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Ebola: Battling fear and stigma

By Lulu Nellemann, 14, interning for the day at the PS Centre

West African countries are experiencing an Ebola outbreak. The disease is thought to originate from forest animals and spread to human beings through the handling or eating of dead animals, such as monkeys and bats. Ebola kills up to 90 per cent of those infected, though the fatality rate in the current outbreak has lessened significantly. The flu-like symptoms (high fever, headache, vomiting and diarrhea) are similar to those of Ebola and hence difficult to identify. To prevent the spread of disease, it is necessary to isolate those who may be infected for a period of 21 days.

Ebola causes panic and stigma

Family and community play important roles in West Africa, providing practical, social and emotional support. A long period of isolation from the community and family often leads to sadness and feelings of hopelessness. Isolated people may also feel guilty or ashamed if they feel they are endangering their family or are unable to work to support them.

Faced with dangerous and contagious diseases like Ebola, people are often afraid of being infected, and want to protect themselves and those they love. This fear, especially when coupled with poor knowledge about how to prevent the disease and lack of resources to set up protective measures, can lead to panic and stigmatization of those who have been in contact with the sick or have been handling dead bodies. Those most at risk of experiencing stigmatization and being shunned by the community are health care workers and Red Cross Red Crescent volunteers.

Pyschosocial support helps re-integration

Liberia thus far has only seen a few Ebola cases. Psychosocial support delegate Kirsten Abdallah met a man who participated in a funeral and was then put in isolation for 21 days because the deceased was infected by the disease. After having been cleared by the medical staff and released from isolation, the community remained afraid of infection and shunned the whole family; his children could no longer attend school. To mitigate the stigma, the Red Cross team talked to the minister of the local church, a much respected person in the community, who then convinced the school to re-admit the children. The family was also openly welcomed in church, which demonstrated to the community that there was nothing to fear.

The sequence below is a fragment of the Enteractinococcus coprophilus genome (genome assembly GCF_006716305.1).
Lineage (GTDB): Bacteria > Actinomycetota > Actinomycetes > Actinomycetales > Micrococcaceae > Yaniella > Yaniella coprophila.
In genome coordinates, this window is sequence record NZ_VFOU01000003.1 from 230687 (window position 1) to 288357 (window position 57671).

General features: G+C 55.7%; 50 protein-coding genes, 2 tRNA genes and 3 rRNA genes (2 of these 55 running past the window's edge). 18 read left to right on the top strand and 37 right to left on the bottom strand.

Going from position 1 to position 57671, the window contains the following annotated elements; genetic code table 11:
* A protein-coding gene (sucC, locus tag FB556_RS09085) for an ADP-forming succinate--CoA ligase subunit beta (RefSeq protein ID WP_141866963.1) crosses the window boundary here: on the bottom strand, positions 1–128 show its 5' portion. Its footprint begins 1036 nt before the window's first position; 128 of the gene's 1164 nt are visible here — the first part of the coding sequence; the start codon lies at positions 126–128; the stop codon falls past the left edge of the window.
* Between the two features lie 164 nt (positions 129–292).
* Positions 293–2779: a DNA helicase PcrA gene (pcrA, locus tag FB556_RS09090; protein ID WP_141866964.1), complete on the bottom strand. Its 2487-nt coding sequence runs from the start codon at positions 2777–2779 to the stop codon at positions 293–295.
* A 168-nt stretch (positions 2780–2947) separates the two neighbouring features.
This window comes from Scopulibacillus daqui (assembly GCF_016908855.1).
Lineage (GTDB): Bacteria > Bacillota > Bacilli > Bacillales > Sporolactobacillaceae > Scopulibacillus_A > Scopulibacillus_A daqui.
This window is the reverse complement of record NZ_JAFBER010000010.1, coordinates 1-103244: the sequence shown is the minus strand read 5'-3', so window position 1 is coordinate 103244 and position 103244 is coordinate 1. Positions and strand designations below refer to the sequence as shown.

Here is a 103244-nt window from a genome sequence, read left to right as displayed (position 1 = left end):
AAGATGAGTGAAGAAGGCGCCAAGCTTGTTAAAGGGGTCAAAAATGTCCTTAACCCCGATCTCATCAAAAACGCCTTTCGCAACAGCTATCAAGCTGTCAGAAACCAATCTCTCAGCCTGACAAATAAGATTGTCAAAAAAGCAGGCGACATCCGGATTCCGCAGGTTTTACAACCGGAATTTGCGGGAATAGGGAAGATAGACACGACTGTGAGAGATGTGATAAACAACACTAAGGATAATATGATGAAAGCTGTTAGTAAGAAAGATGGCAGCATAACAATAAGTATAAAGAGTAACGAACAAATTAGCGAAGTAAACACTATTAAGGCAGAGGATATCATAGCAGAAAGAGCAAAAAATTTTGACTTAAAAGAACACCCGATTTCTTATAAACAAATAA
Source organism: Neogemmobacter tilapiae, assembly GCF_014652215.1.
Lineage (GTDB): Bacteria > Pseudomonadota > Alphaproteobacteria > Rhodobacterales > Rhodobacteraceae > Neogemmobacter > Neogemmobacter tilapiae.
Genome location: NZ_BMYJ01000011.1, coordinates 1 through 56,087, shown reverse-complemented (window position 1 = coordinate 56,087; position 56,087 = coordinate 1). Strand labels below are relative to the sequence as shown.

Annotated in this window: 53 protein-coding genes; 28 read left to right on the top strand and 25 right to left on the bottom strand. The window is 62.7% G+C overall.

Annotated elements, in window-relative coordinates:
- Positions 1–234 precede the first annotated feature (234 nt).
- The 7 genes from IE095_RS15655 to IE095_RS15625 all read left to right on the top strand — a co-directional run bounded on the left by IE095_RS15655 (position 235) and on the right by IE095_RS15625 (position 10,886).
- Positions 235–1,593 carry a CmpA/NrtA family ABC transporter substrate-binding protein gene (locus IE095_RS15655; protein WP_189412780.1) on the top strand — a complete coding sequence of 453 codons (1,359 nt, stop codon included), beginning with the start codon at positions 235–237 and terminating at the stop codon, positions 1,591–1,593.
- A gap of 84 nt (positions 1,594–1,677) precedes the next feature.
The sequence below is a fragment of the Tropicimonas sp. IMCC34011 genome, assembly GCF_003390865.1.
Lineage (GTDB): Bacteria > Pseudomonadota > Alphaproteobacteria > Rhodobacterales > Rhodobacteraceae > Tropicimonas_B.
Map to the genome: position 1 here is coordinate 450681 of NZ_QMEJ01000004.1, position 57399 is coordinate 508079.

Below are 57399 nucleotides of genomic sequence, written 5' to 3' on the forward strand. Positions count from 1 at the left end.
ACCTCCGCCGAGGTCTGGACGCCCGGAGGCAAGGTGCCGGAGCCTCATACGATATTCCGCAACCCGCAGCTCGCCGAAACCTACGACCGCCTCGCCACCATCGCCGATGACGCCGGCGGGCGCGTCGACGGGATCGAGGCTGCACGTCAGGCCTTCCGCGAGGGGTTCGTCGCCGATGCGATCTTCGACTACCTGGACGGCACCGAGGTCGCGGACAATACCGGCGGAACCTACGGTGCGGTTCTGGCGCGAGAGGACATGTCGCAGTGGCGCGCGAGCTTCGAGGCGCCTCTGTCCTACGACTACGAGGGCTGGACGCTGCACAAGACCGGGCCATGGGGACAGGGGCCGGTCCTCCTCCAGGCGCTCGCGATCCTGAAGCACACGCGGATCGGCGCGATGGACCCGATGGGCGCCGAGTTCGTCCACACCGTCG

This example showcases two major challenges for psychosocial support: fear and stigma. Even after medical clearance, it can be difficult for people suspected of infection to resume normal life. Educating communities about the nature of the disease, how it spreads – and does not spread – and how to protect against it is an important tool during such an epidemic.

Public information messages

As part of a broad public information campaign on Ebola reaching more than 2 million people in Sierra Leone, the Red Cross and the Ministry of Health and Sanitation share information via SMS to inform on how to prevent the spread of disease and recognize symptoms: “RedCross/MoHS: Wash hands with soap after touching sick people”.

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